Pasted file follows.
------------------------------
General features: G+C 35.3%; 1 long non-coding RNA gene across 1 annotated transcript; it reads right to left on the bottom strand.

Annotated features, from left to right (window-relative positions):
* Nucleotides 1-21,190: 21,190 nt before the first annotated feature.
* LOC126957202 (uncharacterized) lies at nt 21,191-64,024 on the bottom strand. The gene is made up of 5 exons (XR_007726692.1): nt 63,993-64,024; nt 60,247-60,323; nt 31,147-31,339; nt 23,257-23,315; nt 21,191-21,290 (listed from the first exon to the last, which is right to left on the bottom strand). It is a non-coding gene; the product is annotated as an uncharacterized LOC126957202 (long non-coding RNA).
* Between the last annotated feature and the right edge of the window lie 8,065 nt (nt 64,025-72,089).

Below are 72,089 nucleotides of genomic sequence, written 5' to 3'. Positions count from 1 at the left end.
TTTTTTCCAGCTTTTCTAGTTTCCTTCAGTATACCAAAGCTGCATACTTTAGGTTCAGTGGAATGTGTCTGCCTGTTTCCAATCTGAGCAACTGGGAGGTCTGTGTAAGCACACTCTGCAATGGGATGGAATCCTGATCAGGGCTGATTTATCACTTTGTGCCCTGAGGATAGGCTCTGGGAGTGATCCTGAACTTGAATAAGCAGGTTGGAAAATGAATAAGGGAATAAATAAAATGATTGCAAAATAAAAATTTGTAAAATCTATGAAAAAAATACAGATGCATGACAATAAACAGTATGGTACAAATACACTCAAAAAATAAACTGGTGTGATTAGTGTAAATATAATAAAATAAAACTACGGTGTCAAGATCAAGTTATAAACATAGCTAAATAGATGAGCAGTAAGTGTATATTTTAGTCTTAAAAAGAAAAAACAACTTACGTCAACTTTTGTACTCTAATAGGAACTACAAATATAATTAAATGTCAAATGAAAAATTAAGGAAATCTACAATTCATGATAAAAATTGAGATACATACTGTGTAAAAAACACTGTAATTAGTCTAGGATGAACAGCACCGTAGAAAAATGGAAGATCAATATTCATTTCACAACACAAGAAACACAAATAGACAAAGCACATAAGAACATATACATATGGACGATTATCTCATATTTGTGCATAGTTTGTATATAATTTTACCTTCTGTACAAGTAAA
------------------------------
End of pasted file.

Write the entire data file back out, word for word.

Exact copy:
General features: G+C 35.3%; 1 long non-coding RNA gene across 1 annotated transcript; it reads right to left on the bottom strand.

Annotated features, from left to right (window-relative positions):
* Nucleotides 1-21,190: 21,190 nt before the first annotated feature.
* LOC126957202 (uncharacterized) lies at nt 21,191-64,024 on the bottom strand. The gene is made up of 5 exons (XR_007726692.1): nt 63,993-64,024; nt 60,247-60,323; nt 31,147-31,339; nt 23,257-23,315; nt 21,191-21,290 (listed from the first exon to the last, which is right to left on the bottom strand). It is a non-coding gene; the product is annotated as an uncharacterized LOC126957202 (long non-coding RNA).
* Between the last annotated feature and the right edge of the window lie 8,065 nt (nt 64,025-72,089).

Below are 72,089 nucleotides of genomic sequence, written 5' to 3'. Positions count from 1 at the left end.
TTTTTTCCAGCTTTTCTAGTTTCCTTCAGTATACCAAAGCTGCATACTTTAGGTTCAGTGGAATGTGTCTGCCTGTTTCCAATCTGAGCAACTGGGAGGTCTGTGTAAGCACACTCTGCAATGGGATGGAATCCTGATCAGGGCTGATTTATCACTTTGTGCCCTGAGGATAGGCTCTGGGAGTGATCCTGAACTTGAATAAGCAGGTTGGAAAATGAATAAGGGAATAAATAAAATGATTGCAAAATAAAAATTTGTAAAATCTATGAAAAAAATACAGATGCATGACAATAAACAGTATGGTACAAATACACTCAAAAAATAAACTGGTGTGATTAGTGTAAATATAATAAAATAAAACTACGGTGTCAAGATCAAGTTATAAACATAGCTAAATAGATGAGCAGTAAGTGTATATTTTAGTCTTAAAAAGAAAAAACAACTTACGTCAACTTTTGTACTCTAATAGGAACTACAAATATAATTAAATGTCAAATGAAAAATTAAGGAAATCTACAATTCATGATAAAAATTGAGATACATACTGTGTAAAAAACACTGTAATTAGTCTAGGATGAACAGCACCGTAGAAAAATGGAAGATCAATATTCATTTCACAACACAAGAAACACAAATAGACAAAGCACATAAGAACATATACATATGGACGATTATCTCATATTTGTGCATAGTTTGTATATAATTTTACCTTCTGTACAAGTAAA